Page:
Following up on its earlier success at NASA's Cape Canaveral launch pad, SpaceX is set to send yet another rocket to space, and potentially achieving something that has yet to be seen in the space industry: re-using a rocket. At present although the cost of a new airliner is about the same as a Falcon 9 rocket, a commercial airliner can be used for tens of thousands of flights over its lifetime, whereas a traditional space-faring rocket is used just the once.
SpaceX, along with other private spaceflight companies, is trying to drastically lower the cost of access to space in order to open up a new range of possible missions. We also have to say "liquid-fueled" because the space shuttle solid rocket boosters were reusable. The rocket, which successfully landed on a drone ship in April 2016, is scheduled to refly on the SES-10 mission.
SpaceX's Elon Musk talks up how a single vehicle may one day be reused 10 to 20 times.
If the mission is successful, SpaceX will have made a major step towards its aim of reusing rockets and saving a large portion of the costs involved in launching a payload into orbit.
SpaceX has conducted the hotfire test for Falcon 9 on March 27, and it is ready to relaunch Falcon 9 rocket on Thursday, March 30. Its first stage engine was powered at launch pad 39A at 2 p.m. EDT, accelerating to full power for just a few seconds. Thanks to Elon Musk-owned SpaceX, we are about to witness a historical event this Thursday. The satellite operator was SpaceX's first customer for a Falcon 9 ride to geostationary transfer orbit some 22,200 miles (35,730 kilometers) above Earth.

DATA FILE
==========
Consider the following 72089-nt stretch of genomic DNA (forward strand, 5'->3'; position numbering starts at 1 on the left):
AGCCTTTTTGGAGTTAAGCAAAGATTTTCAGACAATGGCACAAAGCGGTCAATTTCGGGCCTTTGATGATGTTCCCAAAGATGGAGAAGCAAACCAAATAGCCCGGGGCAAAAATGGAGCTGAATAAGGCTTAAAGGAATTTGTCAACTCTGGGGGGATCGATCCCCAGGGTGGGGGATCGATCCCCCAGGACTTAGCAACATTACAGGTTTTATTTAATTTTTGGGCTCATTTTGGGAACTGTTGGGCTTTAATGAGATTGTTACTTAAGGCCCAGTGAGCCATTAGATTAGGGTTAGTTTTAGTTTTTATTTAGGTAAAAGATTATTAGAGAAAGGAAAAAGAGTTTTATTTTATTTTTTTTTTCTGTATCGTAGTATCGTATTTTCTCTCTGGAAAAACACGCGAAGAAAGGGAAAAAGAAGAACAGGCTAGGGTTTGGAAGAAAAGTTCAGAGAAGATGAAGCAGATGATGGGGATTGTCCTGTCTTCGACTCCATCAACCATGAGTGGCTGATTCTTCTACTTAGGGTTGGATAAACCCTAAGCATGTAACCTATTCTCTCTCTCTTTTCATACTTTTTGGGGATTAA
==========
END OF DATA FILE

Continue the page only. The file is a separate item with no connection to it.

Gwynne Shotwell, SpaceX CEO said that reusing boosters could give its customers a 30 percent discount on a Falcon 9 rocket launch, which now costs up to $62 million.More news: Phil Mickelson first to qualify Friday to Dell round of 16
In one measure of the mission's perceived risk, Halliwell said that the insurance rates SES is paying "did not materially change" from a typical launch on a new rocket.
SES chief technology officer Martin Halliwell told journalists Tuesday that the decision to use a pre-flown rocket came down to "tremendous transparency" between the satellite provider and the commercial launch company. That's the idea behind the company's Reusability program - to make rockets that can withstand space travel multiple times before they have to be retired.
The weather outlook for Thursday evening's launch window calls for a 70 percent chance of acceptable conditions.
"I think the whole industry is looking", he said.
SpaceX, founded by CEO Musk in 2002, builds the Falcon 9 as well as the rocket's Merlin engines in-house, taking a Silicon Valley approach to constant improvements and a tight collaboration between design and manufacturing. This means it would enable more opportunities for space agencies to launch their payloads into space, due to the reduced costs.